At one time or another, we’ve all heard these sentiments: “When I was growing up, I had so little that I never want my kids to experience the poverty that I went through.”
As I’ve worked with families all over this country organizing their homes, almost everywhere I have gone I have seen moms and dads struggling and muddling through mountains of toys that they have worked to supply to their kids. And from my perspective those parents rarely receive their kids’ appreciation for all the stuff they’ve been given.
Parents feel that if they don’t get their kids all these toys, educational games, and computer programs, they are depriving their kids of the opportunities that they, the parents, missed.
I suggest a paradigm shift: focus on giving your kids what you have, instead of focusing on providing them with what you did not have. Why give your kids something that is perishable that will just add to the junk heap in some landfill, when you can give them the lasting treasures of your time, energy, and focus.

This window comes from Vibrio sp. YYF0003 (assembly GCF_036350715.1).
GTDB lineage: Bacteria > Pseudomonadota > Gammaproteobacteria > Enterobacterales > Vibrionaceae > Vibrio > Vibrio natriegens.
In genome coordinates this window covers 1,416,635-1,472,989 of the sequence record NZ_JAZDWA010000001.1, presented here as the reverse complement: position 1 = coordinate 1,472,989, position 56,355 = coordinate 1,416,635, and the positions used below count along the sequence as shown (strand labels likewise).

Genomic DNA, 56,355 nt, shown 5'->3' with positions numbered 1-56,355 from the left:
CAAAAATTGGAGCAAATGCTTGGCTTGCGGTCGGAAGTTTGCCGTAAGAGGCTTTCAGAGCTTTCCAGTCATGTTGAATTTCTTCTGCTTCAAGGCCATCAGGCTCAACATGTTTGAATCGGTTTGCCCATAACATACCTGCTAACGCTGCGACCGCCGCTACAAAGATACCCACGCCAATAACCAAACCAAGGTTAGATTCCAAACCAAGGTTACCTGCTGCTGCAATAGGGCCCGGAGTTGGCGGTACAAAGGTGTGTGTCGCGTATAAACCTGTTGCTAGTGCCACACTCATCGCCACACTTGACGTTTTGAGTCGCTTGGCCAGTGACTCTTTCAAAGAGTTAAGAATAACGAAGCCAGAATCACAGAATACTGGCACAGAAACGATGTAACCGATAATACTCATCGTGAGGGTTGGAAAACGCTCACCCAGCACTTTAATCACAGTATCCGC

Take them to the zoo. Walk or hike with them in a park or on a trail. Get them off the computer and into the car for a trip to a bookstore or for ice cream. Teach them how to serve by guiding them into helping others a couple of hours each month. Commit to having just plain good family time once a week at home without turning on the TV. Establish family traditions that they will remember for years to come.
There are so many things you can do that does not involve stuff. When I was growing up, more than anything that my dad ever bought for me, I wanted him to play ball with me and the neighborhood kids. I wanted time with him.
Cultivate an ever-deepening friendship with your children. It’s not time spent; it’s time invested. And all the while you will model for your children how the really important things in life have little to do with stuff that will be enjoyed momentarily before it’s soon set aside or discarded.
If you invest your time wisely, they will, too. They will grow up and tell their children stories, not about the stuff they didn’t have, but all the wonderful joys and memories of what you gave them. These are treasures that you can never buy in a store. Your children will love you all the more for it, I guarantee!